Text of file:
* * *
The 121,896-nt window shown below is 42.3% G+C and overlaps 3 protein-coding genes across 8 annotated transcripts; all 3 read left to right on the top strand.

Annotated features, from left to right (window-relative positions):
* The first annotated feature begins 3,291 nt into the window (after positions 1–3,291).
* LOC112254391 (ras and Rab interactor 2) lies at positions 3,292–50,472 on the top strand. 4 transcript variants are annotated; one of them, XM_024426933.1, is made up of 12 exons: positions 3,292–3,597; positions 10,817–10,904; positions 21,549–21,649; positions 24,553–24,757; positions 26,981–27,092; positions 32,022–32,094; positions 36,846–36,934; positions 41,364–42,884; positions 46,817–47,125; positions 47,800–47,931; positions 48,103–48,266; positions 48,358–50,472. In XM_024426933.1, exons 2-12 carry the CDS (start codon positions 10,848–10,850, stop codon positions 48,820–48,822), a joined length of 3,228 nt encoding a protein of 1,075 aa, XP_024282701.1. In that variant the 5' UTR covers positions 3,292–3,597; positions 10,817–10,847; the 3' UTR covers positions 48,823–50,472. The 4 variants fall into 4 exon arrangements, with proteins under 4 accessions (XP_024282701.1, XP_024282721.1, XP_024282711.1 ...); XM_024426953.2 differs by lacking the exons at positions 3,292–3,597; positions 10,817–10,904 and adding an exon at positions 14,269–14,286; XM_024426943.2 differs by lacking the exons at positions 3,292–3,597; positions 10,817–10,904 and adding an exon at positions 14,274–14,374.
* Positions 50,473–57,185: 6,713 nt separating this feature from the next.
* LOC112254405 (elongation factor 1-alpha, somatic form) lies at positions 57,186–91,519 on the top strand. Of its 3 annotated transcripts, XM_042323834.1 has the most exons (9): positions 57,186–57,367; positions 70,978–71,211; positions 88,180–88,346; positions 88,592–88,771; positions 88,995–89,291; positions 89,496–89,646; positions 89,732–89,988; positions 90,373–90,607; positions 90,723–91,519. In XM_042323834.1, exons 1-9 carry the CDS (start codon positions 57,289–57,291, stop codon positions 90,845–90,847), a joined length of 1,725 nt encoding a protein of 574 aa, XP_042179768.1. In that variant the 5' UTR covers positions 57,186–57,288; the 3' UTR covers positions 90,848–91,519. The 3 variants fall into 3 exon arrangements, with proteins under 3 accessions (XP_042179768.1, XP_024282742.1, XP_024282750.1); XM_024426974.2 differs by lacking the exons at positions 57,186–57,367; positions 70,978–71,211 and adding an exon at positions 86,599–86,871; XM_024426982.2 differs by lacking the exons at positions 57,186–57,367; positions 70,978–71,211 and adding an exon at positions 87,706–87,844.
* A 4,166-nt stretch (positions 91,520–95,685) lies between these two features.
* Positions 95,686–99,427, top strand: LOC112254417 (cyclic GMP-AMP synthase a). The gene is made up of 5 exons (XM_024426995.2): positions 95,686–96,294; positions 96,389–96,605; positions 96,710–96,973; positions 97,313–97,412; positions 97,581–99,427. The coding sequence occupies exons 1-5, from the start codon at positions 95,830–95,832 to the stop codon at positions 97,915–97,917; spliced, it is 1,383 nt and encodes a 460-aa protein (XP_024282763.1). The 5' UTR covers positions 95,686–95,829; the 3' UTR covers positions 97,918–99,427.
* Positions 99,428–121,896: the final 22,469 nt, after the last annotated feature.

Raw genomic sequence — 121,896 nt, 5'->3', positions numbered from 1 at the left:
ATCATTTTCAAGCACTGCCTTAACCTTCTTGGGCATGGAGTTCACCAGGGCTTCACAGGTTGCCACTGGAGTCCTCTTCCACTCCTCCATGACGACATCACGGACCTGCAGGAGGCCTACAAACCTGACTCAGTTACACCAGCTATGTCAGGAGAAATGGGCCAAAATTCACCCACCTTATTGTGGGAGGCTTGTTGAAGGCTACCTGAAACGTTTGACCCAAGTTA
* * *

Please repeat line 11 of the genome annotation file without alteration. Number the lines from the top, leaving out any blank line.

ATCATTTTCAAGCACTGCCTTAACCTTCTTGGGCATGGAGTTCACCAGGGCTTCACAGGTTGCCACTGGAGTCCTCTTCCACTCCTCCATGACGACATCACGGACCTGCAGGAGGCCTACAAACCTGACTCAGTTACACCAGCTATGTCAGGAGAAATGGGCCAAAATTCACCCACCTTATTGTGGGAGGCTTGTTGAAGGCTACCTGAAACGTTTGACCCAAGTTA